Franklins was an Australian discount supermarket chain selling packaged groceries and perishables throughout New South Wales, Queensland, Victoria and South Australia. It sold the "No Frills" home brand generic products. In 2011 the chain was bought by Metcash and the stores were sold off, shut down or converted into new supermarket banners or other brands. The final store closed in April 2015.

<span class="mw-page-title-main">Price Rite</span> Supermarket chain in the northeastern United States

Price Rite is a chain of supermarkets found in Connecticut, Maryland, Massachusetts, New Hampshire, New Jersey, New York, Pennsylvania, and Rhode Island. Based in Keasbey, New Jersey, Price Rite is owned by New Jersey-based Wakefern Food Corporation, the cooperative behind ShopRite Supermarkets, Dearborn Market, and The Fresh Grocer. Prior to 2014, Wakefern owned and operated all Price Rite stores.

A warehouse store or warehouse supermarket is a food and grocery retailer that operates stores geared toward offering deeper discounted prices than a traditional supermarket. These stores offer a no-frills experience and warehouse shelving stocked well with merchandise intended to move at higher volumes. Unlike warehouse clubs, warehouse stores do not require a membership or membership fees. Warehouse stores can also offer a selection of merchandise sold in bulk. Typically, warehouse stores are laid out in a logical format; this leads customers in a certain way around the store to the checkout. For example, as one enters the store they are directed down an aisle of discounted products. From there the layout could then lead to the fresh produce department, followed by the deli and bakery departments at the back of the store. Often, certain customer service niceties, like the bagging of groceries, are not done by store employees; this helps reduce overall cost. Many warehouse stores are operated by traditional grocery chains both as a way to attract lower income, value conscious consumers and to maximize their buying power in order to lower costs at their mainstream stores.

<span class="mw-page-title-main">Maxi (Canadian supermarket)</span> Quebec subsidiary of the Loblaw Companies

Maxi is a discount grocery retailer based in Quebec, Canada. Founded in 1984 by Provigo, it is a division of Loblaw Companies and the largest of Loblaws' Quebec supermarket chains. Maxi is the Quebec equivalent of No Frills, a chain of franchised discount grocery stores outside Quebec, except that Maxi stores are owned by the company. Over 7,000 people are employed at the Maxi and Maxi & Cie stores across Quebec.

<span class="mw-page-title-main">No Name (brand)</span> Canadian line of generic brand grocery and household products

No Name is a line of generic brand grocery and household products sold by Loblaw Companies Limited, Canada's largest food retailer. No Name products are available in stores across Canada that include Loblaws, No Frills, Dominion, Real Canadian Superstore, Your Independent Grocer, valu-mart, Zehrs, Fortinos, Provigo, Extra Foods, Super-Valu, Maxi, Atlantic Superstore, and Shoppers Drug Mart.

<span class="mw-page-title-main">FreshCo</span> Canadian chain of discount supermarkets

FreshCo Ltd. is a Canadian chain of deep discount supermarkets owned by Sobeys. It was launched in March 2010. As of April 2019, there were 98 FreshCo stores.

George Weston Limited, often referred to as Weston or Weston's, is a Canadian food processing and distribution company. Founded by George Weston in 1882, the company today consists of Weston Foods, a wholly owned subsidiary, and Loblaw Companies Limited, Canada's largest supermarket retailer, in which it maintains a controlling interest. Retail brands include President's Choice, No Name and Joe Fresh, in addition to bakery brands Wonder, Country Harvest, D'Italiano, Ready Bake and Gadoua. The company is controlled by the Weston family, which owns a majority share in George Weston Limited.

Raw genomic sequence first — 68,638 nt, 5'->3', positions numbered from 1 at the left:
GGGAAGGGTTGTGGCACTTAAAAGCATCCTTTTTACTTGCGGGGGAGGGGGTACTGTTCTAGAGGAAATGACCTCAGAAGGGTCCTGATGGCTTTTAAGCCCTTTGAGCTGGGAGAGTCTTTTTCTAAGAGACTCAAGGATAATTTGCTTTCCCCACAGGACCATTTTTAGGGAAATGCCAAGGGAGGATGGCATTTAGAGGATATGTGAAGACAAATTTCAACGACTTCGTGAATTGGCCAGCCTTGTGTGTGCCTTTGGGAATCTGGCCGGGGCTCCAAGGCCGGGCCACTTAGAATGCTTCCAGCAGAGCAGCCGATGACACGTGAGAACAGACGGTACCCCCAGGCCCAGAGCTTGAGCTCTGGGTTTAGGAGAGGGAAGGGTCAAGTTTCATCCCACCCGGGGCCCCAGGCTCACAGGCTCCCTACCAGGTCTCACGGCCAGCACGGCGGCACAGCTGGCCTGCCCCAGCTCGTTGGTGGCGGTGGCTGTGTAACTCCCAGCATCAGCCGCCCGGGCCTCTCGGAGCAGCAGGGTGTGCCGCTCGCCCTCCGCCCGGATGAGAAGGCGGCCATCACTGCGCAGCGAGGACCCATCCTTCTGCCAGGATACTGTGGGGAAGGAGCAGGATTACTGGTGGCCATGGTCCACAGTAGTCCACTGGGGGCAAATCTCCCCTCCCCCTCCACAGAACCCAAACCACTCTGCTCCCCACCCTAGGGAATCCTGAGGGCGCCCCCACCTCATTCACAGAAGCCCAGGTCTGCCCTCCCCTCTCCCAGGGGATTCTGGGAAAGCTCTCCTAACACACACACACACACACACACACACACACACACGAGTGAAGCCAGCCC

<span class="mw-page-title-main">Commisso's Food Markets</span>

Commisso's Food Markets was a Canadian supermarket chain based in Beamsville, Ontario. Operating under Commisso's Grocery Distributors Limited, the chain was part of one of the largest independently owned grocery and food distribution chains in Southern Ontario. At its peak, Commisso's operated a wholesale business and distribution centre, six cash and carry outlets, and 16 supermarkets across the Niagara and Hamilton areas, where its commitment to "quality products, friendly people and low prices" proved very popular.

The retail format influences the consumer's store choice and addresses the consumer's expectations. At its most basic level, a retail format is a simple marketplace, that is; a location where goods and services are exchanged. In some parts of the world, the retail sector is still dominated by small family-run stores, but large retail chains are increasingly dominating the sector, because they can exert considerable buying power and pass on the savings in the form of lower prices. Many of these large retail chains also produce their own private labels which compete alongside manufacturer brands. Considerable consolidation of retail stores has changed the retail landscape, transferring power away from wholesalers and into the hands of the large retail chains.


  1. "Stratford Welcomes No Frills". Town of Stratford. Retrieved April 4, 2011.
  2. "Canadians suffer in silence, buy less as food prices rise", Toronto Star, May 12, 1978
  3. "Food price crisis: What can be done?", Toronto Star, July 18, 1978
  4. "'No frills' war slashes grocery prices", Toronto Star, March 21, 1978
  5. "Puffery leaves the consumer cold", Globe and Mail, April 12, 1978
  6. "no frills pricelist", Loblaw Companies Limited, July 1987
  7. 1 2 "No name products – they're here to stay", Ryersonian, November 1, 1978
  8. "Loblaws opens first No Frills store in 1978". CBC. Retrieved March 31, 2019.
  9. 1 2 "No-Frills supermarket is swamped on first day", Globe and Mail, July 6, 1978
  10. "Price must be right!", Toronto Sun, July 6, 1978
  11. Annual report, Loblaw Companies Limited, 1987
  12. Annual report, Loblaw Companies Limited, 1993
  13. Annual report, Loblaw Companies Limited, 1998
  14. "Supermarket Prepared Meals: What to Watch Out For - Consumer Reports".
  15. "No Frills officially launches its own clothing line". blogTO. Retrieved October 20, 2022.
  16. "No Frills Drops An Auto-Tuned Rap Track To Keep Shoppers 'A Cart Apart' (VIDEO)". Narcity. Retrieved October 20, 2022.
  17. "No Frills drops a surprise album: Haulin' State of Mind". themessage. Retrieved October 20, 2022.
  18. "Jimmy Fallon Fooled By Canadian No Frills' Faux Album 'Haulin' State Of Mind'". ET Canada. Retrieved October 20, 2022.